With the 2014 World Series games approaching in October, sports fans have baseball on the brain. But baseball is more than just running bases and foul balls: America's pastime can actually be a great teaching tool for today's business leaders.
In their recently released book, "Lead Me Out to the Ballgame" (Major League Leadership Enterprises, 2014), leadership experts Howard Fero and Rebecca Herman interviewed Major League Baseball (MLB) players and managers to discover what lessons leaders can take from the ballpark into the boardroom.
"While our office building likely doesn't look like a baseball diamond, we can find many parallels," said Herman, a graduate leadership and organizational development professor at Kaplan University's School of Business. "In each, there are positions, departments or functions, and walls. People have very specific jobs but must work together to achieve established goals. We don't work in a vacuum, because there is an outside environment that affects business results, such as the challenges and obstacles that we face, the fans who support us, and the competitors who desire to beat us."
Based on their MLB interviews, Fero and Herman outlined three "dimensions" of successful business leadership that mirror successful baseball team management. [5 Simple Ways to Become a Better Leader]
Leading yourself. Regardless of your specific role or position, you must first ensure that you're ready to lead yourself. This, Herman said, is the essence of your "inward" leadership, and this is true in baseball and in business. Set the tone for your organization by exhibiting the behaviors that you desire others to emulate. To earn respect from your colleagues, establish an environment of trust by being honest, fair and consistent.
Leading others. Once you are prepared to lead others, you must focus on people and relationships — your "outward" leadership. Baseball managers are very similar to business managers in that they must both spend time with their people to understand their motivations and strengths, and how to help them reach their potential, Herman said. Truly cultivate relationships with all those that you interact with, so that you can know and understand people on a deeper, less superficial level.
"Often, managers get caught up working in their business and don't set aside enough time to work on their business," added Fero, who serves as the director of graduate leadership programs and a management and leadership professor at New Haven, Connecticut's Albertus Magnus College. "We need to set aside time each day [to] cultivate relationships with our people and connect with them one on one, so that they want to work for us. In baseball, it is easy to become overly focused on the next game, thinking about matchups, pitch counts, etc., but the teams that are successful need to not only focus on the strategy, but also on the people."
Leading the game. MLB managers must lead the game with staffing decisions, teamwork and strategic choices, Herman said, and business leaders must do the same for their companies. Like the professional baseball manager, leaders must understand their industries, their organizations, how the pieces fit together to function as teams and what it takes to create a winning culture. They must know their businesses inside and out, and be able to communicate effectively.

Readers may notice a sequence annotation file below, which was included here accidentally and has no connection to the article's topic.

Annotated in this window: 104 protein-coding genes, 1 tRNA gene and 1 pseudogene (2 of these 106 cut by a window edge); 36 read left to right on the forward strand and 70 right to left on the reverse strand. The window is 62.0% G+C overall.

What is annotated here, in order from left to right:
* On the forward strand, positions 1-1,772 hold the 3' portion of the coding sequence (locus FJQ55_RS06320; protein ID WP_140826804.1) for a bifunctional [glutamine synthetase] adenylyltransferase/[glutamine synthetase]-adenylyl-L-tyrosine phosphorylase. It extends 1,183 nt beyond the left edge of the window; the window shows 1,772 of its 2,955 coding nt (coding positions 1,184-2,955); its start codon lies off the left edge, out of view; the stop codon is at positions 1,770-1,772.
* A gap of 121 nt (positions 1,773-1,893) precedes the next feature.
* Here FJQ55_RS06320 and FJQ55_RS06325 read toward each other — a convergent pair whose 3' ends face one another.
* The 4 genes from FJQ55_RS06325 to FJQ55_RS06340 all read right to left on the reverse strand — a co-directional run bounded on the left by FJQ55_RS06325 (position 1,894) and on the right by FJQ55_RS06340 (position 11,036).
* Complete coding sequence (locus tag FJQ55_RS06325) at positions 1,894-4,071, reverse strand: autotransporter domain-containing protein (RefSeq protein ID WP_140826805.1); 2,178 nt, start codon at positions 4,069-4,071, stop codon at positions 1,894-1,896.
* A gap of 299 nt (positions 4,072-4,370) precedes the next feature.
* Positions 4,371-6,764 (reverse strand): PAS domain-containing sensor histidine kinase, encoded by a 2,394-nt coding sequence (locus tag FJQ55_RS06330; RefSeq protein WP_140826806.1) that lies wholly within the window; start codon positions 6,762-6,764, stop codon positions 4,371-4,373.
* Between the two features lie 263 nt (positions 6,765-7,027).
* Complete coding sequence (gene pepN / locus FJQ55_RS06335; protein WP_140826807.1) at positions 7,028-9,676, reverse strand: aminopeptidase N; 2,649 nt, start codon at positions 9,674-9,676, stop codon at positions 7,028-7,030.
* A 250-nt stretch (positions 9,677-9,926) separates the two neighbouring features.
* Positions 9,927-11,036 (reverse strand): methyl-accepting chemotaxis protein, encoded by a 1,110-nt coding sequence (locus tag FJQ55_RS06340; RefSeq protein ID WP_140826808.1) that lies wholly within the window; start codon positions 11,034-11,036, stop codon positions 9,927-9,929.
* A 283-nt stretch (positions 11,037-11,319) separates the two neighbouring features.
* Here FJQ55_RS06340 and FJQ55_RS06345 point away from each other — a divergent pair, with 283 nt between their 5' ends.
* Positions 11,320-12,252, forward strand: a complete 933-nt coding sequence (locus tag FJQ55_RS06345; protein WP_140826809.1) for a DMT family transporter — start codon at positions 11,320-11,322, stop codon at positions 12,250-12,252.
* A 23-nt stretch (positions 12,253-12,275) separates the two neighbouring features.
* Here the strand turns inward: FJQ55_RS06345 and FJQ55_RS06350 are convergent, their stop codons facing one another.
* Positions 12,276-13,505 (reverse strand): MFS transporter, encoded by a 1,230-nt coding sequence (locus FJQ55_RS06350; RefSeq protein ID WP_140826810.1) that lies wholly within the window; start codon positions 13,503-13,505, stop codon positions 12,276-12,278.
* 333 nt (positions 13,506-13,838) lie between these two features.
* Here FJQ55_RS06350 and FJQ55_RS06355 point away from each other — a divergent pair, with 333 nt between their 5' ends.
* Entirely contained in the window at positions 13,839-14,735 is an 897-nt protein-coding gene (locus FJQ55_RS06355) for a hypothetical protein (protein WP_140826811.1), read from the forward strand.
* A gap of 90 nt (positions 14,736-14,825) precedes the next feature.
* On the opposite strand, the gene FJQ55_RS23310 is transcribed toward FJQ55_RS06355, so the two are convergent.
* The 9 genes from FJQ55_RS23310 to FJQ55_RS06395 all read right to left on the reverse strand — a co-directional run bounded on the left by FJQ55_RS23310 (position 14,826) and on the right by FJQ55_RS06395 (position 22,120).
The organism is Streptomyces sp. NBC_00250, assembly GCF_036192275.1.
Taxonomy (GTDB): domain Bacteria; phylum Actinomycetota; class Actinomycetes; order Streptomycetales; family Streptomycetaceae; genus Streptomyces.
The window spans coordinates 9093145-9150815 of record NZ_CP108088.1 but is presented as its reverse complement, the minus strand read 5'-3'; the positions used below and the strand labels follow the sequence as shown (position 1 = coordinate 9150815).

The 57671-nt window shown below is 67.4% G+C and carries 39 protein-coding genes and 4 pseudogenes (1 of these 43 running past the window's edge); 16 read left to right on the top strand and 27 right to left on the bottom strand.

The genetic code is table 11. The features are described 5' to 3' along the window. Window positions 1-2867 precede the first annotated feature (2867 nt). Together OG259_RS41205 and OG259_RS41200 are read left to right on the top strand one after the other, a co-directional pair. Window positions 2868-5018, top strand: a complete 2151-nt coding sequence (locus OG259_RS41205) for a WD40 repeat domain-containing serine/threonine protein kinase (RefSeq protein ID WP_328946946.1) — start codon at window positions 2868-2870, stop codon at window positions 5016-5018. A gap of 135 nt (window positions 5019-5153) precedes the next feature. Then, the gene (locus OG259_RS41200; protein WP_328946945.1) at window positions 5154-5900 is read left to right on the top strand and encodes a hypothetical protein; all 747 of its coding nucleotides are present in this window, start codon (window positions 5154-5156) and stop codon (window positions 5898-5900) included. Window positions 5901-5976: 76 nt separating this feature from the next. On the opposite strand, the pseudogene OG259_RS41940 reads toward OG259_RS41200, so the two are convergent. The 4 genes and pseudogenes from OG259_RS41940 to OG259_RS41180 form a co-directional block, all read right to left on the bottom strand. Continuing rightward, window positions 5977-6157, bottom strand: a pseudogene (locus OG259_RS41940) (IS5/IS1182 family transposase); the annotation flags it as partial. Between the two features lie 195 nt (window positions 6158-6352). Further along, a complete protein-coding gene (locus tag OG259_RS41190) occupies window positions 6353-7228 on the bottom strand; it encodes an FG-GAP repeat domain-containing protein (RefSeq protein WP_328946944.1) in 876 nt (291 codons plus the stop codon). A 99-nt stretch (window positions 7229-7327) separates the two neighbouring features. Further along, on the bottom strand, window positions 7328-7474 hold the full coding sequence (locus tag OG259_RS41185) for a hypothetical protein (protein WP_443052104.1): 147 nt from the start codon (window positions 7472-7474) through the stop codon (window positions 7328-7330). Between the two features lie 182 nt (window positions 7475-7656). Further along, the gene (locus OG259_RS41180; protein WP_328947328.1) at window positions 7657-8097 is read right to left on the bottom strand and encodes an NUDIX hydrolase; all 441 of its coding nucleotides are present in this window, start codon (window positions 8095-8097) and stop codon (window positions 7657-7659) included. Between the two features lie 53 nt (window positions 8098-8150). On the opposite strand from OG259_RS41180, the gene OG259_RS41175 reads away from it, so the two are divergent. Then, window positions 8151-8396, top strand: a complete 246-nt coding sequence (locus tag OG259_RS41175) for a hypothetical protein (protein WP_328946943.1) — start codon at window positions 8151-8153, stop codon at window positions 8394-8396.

While each of these three dimensions is essential to good leadership, it's important to remember that your people — and your relationships with them — are the foundation of your organization. Baseball managers know this, and spend time motivating each of their players. Fero shared that Joe Maddon of the Tampa Bay Rays inspires his players to unite as a team, depend on each other and be individuals. Oakland A's manager Bob Melvin engages and capitalizes on each team member (not just the star performers), and communicates regularly to ensure that they all share and understand his vision.
"It's important for each member of the team to understand their role in the organization's vision and strategic plan," Fero told Business News Daily. "Once they understand this, they will be more apt to embrace the organization's goals and do their part in helping achieve it."
A long to-do list shouldn't be an excuse for not checking in with your team on a regular basis. Find little ways to spend time with your staff and cultivate strong relationships with them, Herman advised.
"Quality time doesn't have to include a formal meeting or going to lunch together," Herman said. "We can forge our relationships by simply saying 'hi.' Inquire about how they are doing, if they are having any challenges or if there is anything we can do to help. A simple greeting or conversation builds bridges for more-complex conversations in the future. As we cultivate relationships, we can lead others to be the best they can be, and that is rewarding for everyone."
Originally published on Business News Daily